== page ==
1. Developmental Biology
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Generation of the squamous epithelial roof of the 4th ventricle

  1. Florent Campo-Paysaa
  2. Jonathan DW Clarke  Is a corresponding author
  3. Richard JT Wingate  Is a corresponding author
  1. King's College London, United Kingdom
Research Article
  • Cited 3
  • Views 812
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Cite this article as: eLife 2019;8:e38485 doi: 10.7554/eLife.38485

Abstract

We use the transparency of zebrafish embryos to reveal the de novo generation of a simple squamous epithelium and identify the cellular architecture in the epithelial transition zone that ties this squamous epithelium to the columnar neuroepithelium within the embryo's brain. The simple squamous epithelium of the rhombencephalic roof plate is pioneered by distinct mesenchymal cells at the dorsal midline of the neural tube. Subsequently, a progenitor zone is established at the interface between columnar epithelium of the rhombic lip and the expanding squamous epithelium of the roof plate. Surprisingly, this interface consists of a single progenitor cell type that we have named the veil cell. Veil cells express gdf6a and constitute a lineage restricted stem zone that generates the squamous roof plate by direct transformation and asymmetrically fated divisions. Experimental restriction of roof plate expansion leads to extrusion of veil cell daughters and squamous cells, suggesting veil cell fate is regulated by the space available for roof plate growth.

Data availability

All data generated or analysed during this study are included in the manuscript and supporting files

Article and author information

Author details

  1. Florent Campo-Paysaa

    Department of Developmental Neurobiology, King's College London, London, United Kingdom
    Competing interests
    The authors declare that no competing interests exist.
  2. Jonathan DW Clarke

    Department of Developmental Neurobiology, King's College London, London, United Kingdom
    For correspondence
    jon.clarke@kcl.ac.uk
    Competing interests
    The authors declare that no competing interests exist.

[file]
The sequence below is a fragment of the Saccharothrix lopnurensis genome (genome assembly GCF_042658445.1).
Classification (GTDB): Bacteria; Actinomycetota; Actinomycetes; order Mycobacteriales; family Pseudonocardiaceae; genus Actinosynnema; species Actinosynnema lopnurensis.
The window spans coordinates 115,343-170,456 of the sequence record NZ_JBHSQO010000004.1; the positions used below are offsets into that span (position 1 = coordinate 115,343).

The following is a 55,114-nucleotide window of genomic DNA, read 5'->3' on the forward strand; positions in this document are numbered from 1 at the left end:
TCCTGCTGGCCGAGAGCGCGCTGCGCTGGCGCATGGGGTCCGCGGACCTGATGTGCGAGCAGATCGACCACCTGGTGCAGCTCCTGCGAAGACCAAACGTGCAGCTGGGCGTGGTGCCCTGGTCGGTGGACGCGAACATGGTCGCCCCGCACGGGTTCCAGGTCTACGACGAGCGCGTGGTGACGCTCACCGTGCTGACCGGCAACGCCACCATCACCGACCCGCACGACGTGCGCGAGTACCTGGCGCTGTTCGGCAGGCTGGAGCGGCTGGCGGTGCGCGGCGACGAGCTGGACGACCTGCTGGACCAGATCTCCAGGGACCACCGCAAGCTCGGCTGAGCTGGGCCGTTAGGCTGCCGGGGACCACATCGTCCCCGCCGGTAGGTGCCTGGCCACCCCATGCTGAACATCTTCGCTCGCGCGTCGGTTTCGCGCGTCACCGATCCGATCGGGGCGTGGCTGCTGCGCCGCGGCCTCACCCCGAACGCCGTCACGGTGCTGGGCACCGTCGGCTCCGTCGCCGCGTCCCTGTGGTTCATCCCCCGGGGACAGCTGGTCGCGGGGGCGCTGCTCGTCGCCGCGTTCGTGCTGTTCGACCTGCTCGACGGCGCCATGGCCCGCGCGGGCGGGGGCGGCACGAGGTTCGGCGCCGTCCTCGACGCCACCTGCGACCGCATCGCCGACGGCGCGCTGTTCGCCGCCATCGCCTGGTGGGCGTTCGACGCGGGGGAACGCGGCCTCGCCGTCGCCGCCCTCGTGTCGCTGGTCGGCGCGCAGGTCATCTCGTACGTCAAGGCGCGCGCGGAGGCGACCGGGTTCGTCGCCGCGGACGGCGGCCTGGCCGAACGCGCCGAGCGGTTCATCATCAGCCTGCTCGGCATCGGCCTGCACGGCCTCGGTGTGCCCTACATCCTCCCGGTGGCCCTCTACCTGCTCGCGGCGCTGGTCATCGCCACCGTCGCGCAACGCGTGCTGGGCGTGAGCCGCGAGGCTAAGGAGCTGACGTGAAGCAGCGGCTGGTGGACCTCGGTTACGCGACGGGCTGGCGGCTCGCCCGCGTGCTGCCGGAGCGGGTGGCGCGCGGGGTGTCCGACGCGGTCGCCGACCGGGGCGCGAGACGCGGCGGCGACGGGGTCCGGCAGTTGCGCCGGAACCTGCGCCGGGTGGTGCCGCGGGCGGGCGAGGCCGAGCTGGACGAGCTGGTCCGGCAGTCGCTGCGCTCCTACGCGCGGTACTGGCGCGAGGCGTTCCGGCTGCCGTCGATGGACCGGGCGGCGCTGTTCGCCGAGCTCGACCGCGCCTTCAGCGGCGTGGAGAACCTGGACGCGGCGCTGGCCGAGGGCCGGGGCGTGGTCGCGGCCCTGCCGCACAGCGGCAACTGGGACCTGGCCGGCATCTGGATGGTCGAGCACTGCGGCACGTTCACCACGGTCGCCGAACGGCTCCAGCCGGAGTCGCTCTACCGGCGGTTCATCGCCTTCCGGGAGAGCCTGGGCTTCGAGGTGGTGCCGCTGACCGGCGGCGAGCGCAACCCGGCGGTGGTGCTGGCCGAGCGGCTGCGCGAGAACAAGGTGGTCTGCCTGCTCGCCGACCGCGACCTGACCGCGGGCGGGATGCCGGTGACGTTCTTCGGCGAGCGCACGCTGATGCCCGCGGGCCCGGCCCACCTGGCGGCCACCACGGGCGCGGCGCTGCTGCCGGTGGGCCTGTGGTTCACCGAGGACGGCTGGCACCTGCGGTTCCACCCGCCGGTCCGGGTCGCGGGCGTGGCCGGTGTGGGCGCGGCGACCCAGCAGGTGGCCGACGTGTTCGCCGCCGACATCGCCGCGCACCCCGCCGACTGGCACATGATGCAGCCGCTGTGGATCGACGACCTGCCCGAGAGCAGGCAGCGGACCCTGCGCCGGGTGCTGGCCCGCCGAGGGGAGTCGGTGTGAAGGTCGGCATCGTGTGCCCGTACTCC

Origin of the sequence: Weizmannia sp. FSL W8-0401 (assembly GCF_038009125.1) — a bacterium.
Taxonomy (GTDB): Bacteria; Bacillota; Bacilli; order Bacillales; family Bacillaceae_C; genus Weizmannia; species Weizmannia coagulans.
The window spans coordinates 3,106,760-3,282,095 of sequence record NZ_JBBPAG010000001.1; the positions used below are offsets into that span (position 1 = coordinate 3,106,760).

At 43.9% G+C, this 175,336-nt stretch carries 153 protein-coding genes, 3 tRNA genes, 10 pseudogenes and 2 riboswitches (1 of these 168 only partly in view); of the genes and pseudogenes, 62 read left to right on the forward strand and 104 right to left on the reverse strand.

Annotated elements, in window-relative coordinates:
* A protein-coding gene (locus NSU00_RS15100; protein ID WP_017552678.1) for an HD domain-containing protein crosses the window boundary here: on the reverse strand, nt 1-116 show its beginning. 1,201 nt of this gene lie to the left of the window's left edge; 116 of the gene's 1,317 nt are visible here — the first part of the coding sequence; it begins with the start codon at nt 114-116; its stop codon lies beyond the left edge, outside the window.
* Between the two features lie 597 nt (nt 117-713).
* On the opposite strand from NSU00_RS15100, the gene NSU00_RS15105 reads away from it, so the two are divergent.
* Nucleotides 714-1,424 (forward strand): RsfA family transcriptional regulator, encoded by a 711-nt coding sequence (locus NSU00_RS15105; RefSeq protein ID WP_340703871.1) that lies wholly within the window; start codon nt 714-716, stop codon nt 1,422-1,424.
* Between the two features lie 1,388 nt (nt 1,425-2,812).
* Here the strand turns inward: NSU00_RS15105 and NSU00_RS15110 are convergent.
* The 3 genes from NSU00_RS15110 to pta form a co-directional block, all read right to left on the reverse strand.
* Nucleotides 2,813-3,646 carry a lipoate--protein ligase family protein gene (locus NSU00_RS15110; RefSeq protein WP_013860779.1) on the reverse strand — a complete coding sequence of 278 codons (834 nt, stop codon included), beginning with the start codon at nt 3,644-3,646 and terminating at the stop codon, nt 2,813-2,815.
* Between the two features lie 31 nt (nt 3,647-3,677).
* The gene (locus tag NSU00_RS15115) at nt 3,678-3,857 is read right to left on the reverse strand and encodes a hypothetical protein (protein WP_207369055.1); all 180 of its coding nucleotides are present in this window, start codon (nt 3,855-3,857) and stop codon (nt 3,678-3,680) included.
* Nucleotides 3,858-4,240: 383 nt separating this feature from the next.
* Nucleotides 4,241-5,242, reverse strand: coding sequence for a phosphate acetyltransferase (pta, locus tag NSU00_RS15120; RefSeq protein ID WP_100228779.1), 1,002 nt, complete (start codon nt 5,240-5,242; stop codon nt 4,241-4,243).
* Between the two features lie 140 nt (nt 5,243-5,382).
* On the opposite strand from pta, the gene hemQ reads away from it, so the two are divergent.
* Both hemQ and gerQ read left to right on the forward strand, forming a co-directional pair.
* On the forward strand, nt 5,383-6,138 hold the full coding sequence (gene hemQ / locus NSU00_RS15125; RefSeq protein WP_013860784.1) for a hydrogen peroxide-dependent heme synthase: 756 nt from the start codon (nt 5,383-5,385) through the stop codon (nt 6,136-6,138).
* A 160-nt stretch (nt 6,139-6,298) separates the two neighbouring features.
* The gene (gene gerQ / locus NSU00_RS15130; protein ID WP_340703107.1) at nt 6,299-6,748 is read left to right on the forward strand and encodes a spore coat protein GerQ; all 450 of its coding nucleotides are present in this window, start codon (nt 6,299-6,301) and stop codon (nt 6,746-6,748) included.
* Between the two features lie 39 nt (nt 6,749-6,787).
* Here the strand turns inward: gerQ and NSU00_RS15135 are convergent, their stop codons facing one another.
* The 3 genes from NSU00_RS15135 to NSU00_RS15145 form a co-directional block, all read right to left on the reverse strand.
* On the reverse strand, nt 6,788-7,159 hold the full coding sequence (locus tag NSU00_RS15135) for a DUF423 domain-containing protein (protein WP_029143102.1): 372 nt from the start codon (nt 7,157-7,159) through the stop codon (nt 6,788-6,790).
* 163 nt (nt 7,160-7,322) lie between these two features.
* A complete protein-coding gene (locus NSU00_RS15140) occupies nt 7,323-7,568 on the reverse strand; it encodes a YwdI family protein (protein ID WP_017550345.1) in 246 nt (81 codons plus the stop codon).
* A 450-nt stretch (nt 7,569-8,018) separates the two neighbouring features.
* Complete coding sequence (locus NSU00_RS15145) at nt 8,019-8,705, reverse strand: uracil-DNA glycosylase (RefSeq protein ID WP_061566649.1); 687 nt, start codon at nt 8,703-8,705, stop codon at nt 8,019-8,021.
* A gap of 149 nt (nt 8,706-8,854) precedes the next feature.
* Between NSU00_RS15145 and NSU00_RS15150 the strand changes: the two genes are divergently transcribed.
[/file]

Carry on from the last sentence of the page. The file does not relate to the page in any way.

3. Richard JT Wingate

    Department of Developmental Neurobiology, King's College London, London, United Kingdom
    For correspondence
    richard.wingate@kcl.ac.uk
    Competing interests
    The authors declare that no competing interests exist.
    ORCID icon "This ORCID iD identifies the author of this article:" 0000-0002-1662-6097

Funding

Biotechnology and Biological Sciences Research Council (BB/I021507/1)

  • Jonathan DW Clarke
  • Richard JT Wingate

Wellcome

  • Jonathan DW Clarke

The funders had no role in study design, data collection and interpretation, or the decision to submit the work for publication.

Ethics

Animal experimentation: This study was performed in strict accordance with the local ethics committee of King's College London and all animals handled according to the provisions of the Home Office UK Animals Scientific Procedures act 1986 (licence P70880F4C).

Reviewing Editor

  1. Tanya T Whitfield, University of Sheffield, United Kingdom

Publication history

  1. Received: May 18, 2018
  2. Accepted: February 18, 2019
  3. Accepted Manuscript published: February 18, 2019 (version 1)
  4. Version of Record published: February 28, 2019 (version 2)

Copyright

© 2019, Campo-Paysaa et al.

This article is distributed under the terms of the Creative Commons Attribution License permitting unrestricted use and redistribution provided that the original author and source are credited.

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Further reading

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